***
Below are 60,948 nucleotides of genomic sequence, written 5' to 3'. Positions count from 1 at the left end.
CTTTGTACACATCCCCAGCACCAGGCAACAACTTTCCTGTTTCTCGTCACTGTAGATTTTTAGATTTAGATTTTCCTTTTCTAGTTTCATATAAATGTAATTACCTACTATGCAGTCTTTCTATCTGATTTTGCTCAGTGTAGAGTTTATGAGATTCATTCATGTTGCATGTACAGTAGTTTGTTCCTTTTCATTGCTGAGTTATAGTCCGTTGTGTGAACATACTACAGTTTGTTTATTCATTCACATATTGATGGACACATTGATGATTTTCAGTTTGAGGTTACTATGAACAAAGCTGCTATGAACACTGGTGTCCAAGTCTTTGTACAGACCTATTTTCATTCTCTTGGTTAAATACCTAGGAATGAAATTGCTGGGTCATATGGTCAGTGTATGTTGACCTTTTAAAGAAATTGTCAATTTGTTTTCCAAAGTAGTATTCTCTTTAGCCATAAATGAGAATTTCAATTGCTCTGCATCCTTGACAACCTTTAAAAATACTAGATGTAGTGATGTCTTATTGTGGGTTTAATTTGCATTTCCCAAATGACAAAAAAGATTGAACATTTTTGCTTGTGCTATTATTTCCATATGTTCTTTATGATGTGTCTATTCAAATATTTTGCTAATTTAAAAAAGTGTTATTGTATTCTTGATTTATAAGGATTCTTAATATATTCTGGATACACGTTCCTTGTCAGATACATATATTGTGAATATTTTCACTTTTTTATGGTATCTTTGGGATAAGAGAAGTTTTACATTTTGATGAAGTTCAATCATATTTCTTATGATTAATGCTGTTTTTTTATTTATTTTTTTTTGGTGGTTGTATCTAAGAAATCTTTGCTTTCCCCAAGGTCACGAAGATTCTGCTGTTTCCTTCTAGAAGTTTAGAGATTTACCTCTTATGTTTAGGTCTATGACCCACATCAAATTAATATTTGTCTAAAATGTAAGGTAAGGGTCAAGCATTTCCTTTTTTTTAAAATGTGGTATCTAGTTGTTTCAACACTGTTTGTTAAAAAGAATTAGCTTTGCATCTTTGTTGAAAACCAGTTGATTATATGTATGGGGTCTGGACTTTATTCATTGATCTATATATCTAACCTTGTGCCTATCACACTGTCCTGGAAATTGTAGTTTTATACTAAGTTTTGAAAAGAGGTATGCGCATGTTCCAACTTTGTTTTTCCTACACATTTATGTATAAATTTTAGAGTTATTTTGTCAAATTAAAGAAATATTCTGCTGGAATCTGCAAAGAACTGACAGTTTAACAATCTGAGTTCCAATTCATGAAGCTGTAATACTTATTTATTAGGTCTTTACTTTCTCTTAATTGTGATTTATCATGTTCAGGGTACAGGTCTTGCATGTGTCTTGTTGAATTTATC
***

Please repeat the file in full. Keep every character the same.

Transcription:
Below are 60,948 nucleotides of genomic sequence, written 5' to 3'. Positions count from 1 at the left end.
CTTTGTACACATCCCCAGCACCAGGCAACAACTTTCCTGTTTCTCGTCACTGTAGATTTTTAGATTTAGATTTTCCTTTTCTAGTTTCATATAAATGTAATTACCTACTATGCAGTCTTTCTATCTGATTTTGCTCAGTGTAGAGTTTATGAGATTCATTCATGTTGCATGTACAGTAGTTTGTTCCTTTTCATTGCTGAGTTATAGTCCGTTGTGTGAACATACTACAGTTTGTTTATTCATTCACATATTGATGGACACATTGATGATTTTCAGTTTGAGGTTACTATGAACAAAGCTGCTATGAACACTGGTGTCCAAGTCTTTGTACAGACCTATTTTCATTCTCTTGGTTAAATACCTAGGAATGAAATTGCTGGGTCATATGGTCAGTGTATGTTGACCTTTTAAAGAAATTGTCAATTTGTTTTCCAAAGTAGTATTCTCTTTAGCCATAAATGAGAATTTCAATTGCTCTGCATCCTTGACAACCTTTAAAAATACTAGATGTAGTGATGTCTTATTGTGGGTTTAATTTGCATTTCCCAAATGACAAAAAAGATTGAACATTTTTGCTTGTGCTATTATTTCCATATGTTCTTTATGATGTGTCTATTCAAATATTTTGCTAATTTAAAAAAGTGTTATTGTATTCTTGATTTATAAGGATTCTTAATATATTCTGGATACACGTTCCTTGTCAGATACATATATTGTGAATATTTTCACTTTTTTATGGTATCTTTGGGATAAGAGAAGTTTTACATTTTGATGAAGTTCAATCATATTTCTTATGATTAATGCTGTTTTTTTATTTATTTTTTTTTGGTGGTTGTATCTAAGAAATCTTTGCTTTCCCCAAGGTCACGAAGATTCTGCTGTTTCCTTCTAGAAGTTTAGAGATTTACCTCTTATGTTTAGGTCTATGACCCACATCAAATTAATATTTGTCTAAAATGTAAGGTAAGGGTCAAGCATTTCCTTTTTTTTAAAATGTGGTATCTAGTTGTTTCAACACTGTTTGTTAAAAAGAATTAGCTTTGCATCTTTGTTGAAAACCAGTTGATTATATGTATGGGGTCTGGACTTTATTCATTGATCTATATATCTAACCTTGTGCCTATCACACTGTCCTGGAAATTGTAGTTTTATACTAAGTTTTGAAAAGAGGTATGCGCATGTTCCAACTTTGTTTTTCCTACACATTTATGTATAAATTTTAGAGTTATTTTGTCAAATTAAAGAAATATTCTGCTGGAATCTGCAAAGAACTGACAGTTTAACAATCTGAGTTCCAATTCATGAAGCTGTAATACTTATTTATTAGGTCTTTACTTTCTCTTAATTGTGATTTATCATGTTCAGGGTACAGGTCTTGCATGTGTCTTGTTGAATTTATC